There are some advantages to using inorganic matter such as pebbles, rocks, or stones for mulching. However, rock mulch can’t be used everywhere in yards, and it has some disadvantages. Let’s look closely at the pros and cons of rock mulch.

Rock mulch pros

Less maintenance — One benefit of using rocks in the garden is that they are a low-maintenance mulch alternative.

Fire and wind-resistant — Pebbles and stones are excellent for your yard if you live in an area with wildfires. They will never burn, and they can help protect plants. Also, unlike organic mulch, pebbles or ornamental stone chips won’t blow away.

Low cost — Rock mulch is a great low-cost solution for garden mulch as you never have to replace it.

Rock (inorganic) mulch cons

No plant benefit — Rocks don’t provide any nutritional value to the soil and are only for visual effect.

Inadequate weed prevention — Weeds tend to grow through inorganic mulch. Because of the nature of rock mulch, weeding is more difficult.

Poor soil temperature control — In extreme temperatures, rocks can affect the heat of the soil. In summer, stones become hot, which increases evaporation and can stress plants.

Difficult to remove — If you decide to change your garden landscape, it can be challenging to get rid of all the stones. Removing rock mulch, especially fine pea gravel, is a difficult task.

Alter soil pH — Most plants need acidic soil to thrive. However, rocks tend to turn earth into a more alkaline state. So, some sensitive garden plants may not grow as well with rock mulching.

The Best Mulch Alternatives

Now that you know the pros and cons of using organic mulch and inorganic mulch, you can make an informed decision on how to care for your garden. Let’s look in more detail at the various alternatives to mulch. The list below has some of the best mulch substitutes you can use.

Rock Mulch

stone mulch

One of the most popular substitutes for organic mulch is rocks. A layer of pebbles, pea gravel, pumice rocks, or stones can be an attractive addition to a garden landscape. Rock mulch can help suppress weeds for a time—although they tend to grow through rocks eventually. Stone chips can also be a cheaper alternative to mulch and are great for a low-maintenance, minimalist garden.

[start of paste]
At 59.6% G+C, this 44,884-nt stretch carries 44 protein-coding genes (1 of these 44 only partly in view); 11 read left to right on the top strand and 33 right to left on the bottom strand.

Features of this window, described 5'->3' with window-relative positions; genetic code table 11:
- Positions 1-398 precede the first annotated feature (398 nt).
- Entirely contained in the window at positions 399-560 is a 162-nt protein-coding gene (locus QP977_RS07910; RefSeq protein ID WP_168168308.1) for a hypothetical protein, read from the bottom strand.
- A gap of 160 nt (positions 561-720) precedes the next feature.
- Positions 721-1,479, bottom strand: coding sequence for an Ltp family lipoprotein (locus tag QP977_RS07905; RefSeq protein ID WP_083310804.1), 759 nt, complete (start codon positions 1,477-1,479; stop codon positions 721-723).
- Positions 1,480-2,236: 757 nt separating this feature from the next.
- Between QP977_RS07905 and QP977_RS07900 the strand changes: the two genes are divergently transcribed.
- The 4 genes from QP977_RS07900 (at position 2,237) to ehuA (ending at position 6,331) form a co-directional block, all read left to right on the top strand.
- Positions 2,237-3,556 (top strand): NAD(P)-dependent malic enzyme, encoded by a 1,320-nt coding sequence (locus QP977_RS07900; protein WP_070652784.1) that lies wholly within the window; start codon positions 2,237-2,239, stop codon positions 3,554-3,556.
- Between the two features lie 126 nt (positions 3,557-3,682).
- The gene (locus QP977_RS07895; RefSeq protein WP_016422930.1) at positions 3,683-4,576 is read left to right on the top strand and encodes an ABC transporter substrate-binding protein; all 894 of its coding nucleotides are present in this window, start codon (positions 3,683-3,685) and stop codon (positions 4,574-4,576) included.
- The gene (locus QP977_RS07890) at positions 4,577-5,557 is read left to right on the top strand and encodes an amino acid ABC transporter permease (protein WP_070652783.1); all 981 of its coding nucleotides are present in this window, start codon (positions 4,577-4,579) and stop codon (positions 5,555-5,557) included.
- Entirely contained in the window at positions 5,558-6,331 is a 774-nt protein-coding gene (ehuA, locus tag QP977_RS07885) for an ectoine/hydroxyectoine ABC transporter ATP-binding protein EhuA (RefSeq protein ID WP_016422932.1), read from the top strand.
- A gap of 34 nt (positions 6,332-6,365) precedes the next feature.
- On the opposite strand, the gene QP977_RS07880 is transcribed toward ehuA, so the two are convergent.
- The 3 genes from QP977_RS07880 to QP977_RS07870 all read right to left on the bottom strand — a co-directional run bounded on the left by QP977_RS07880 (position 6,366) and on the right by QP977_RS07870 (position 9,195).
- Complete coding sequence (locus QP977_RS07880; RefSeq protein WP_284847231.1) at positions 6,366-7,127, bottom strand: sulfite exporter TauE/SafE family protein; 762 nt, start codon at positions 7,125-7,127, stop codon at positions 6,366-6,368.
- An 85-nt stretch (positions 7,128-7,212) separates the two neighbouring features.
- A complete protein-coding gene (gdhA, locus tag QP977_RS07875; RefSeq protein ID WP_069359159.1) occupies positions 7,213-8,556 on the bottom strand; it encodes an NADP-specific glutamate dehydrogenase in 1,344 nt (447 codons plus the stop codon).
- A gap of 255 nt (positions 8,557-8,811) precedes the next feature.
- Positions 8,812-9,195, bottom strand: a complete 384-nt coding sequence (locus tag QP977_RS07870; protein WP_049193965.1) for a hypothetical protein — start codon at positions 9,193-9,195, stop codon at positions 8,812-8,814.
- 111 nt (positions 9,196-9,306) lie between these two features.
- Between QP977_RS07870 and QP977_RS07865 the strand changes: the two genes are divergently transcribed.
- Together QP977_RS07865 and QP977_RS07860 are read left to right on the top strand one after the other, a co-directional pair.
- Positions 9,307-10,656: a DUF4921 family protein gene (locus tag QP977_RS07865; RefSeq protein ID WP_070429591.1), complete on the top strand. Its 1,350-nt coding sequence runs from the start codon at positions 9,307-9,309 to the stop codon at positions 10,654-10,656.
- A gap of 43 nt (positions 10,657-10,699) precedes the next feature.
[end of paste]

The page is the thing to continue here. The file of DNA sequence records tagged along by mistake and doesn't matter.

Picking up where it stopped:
Before using rock mulch as a cheaper substitute, it’s vital to plan your garden. Rocks don’t decompose and are problematic to remove if you change your yard design. You will also have to regularly fertilize plants that are protected by stone mulch as stones don’t have any nutrients.

Crushed Shells

crushed shells mulch

Crushed shells are another type of popular mulch that can be used in place of regular wood chips. A layer of crushed shells can help to brighten up a garden. They also look attractive in between paving, on flower beds, or as pathway or driveway edging. Crushed shells could have an advantage over rocks because they don’t hold as much heat in summer.

Crushed shell mulch tends to decay slowly and adds calcium to the soil. Calcium-rich soil is often too alkaline for many plants. So, you need to prepare the soil by putting plastic sheeting under the seashell mulch.

If you live in coastal areas, shells could even be a free mulch alternative to buying rocks or stones. All you need to do is to gather enough shells, rinse any salt deposits from them, crush the shells, and mulch your flower beds or around trees.

Pine needles

pine needles

A layer of pine needles in your garden is another mulch alternative that you can use. This type of organic mulch can be fresh or dried pine needles and is also called pine straw. Pine needle mulch helps prevent moisture loss and looks attractive as plant bedding. A 1- or 2-inch (2.5 – 5 cm) layer of pine needles helps protect plants from frost and prevent soil from getting too hot in summer. Also, the acidic nature of pine needles is suitable for ground that is too alkaline.

The best plants to mulch with pine needles include roses, tomatoes, chrysanthemums, gardenias, and holly. Apart from being an excellent alternative to wood chips, fresh pine mulch also gives off a pleasant scent.

One thing to remember when using pine straw for mulch is that it’s not dog-friendly. Pine needles—while looking attractive—can damage your pet pooch’s stomach lining if they ingest them. So, if your pet dog likes playing in the garden, it’s best to use an alternative to pine mulch.

Cocoa bean hulls

cocoa bean mulch

The shells of cocoa beans are an excellent substitute for bark chips as they do the same function as regular mulch. Cocoa bean mulch is excellent for retaining moisture, regulating soil temperature, and weed control. Also, cocoa bean hull mulch adds attractive color and pleasant scent to your yard.

Similar to pine needles, this organic mulch can be harmful to pets. So, use other mulch substitutes if you have dogs in your yard.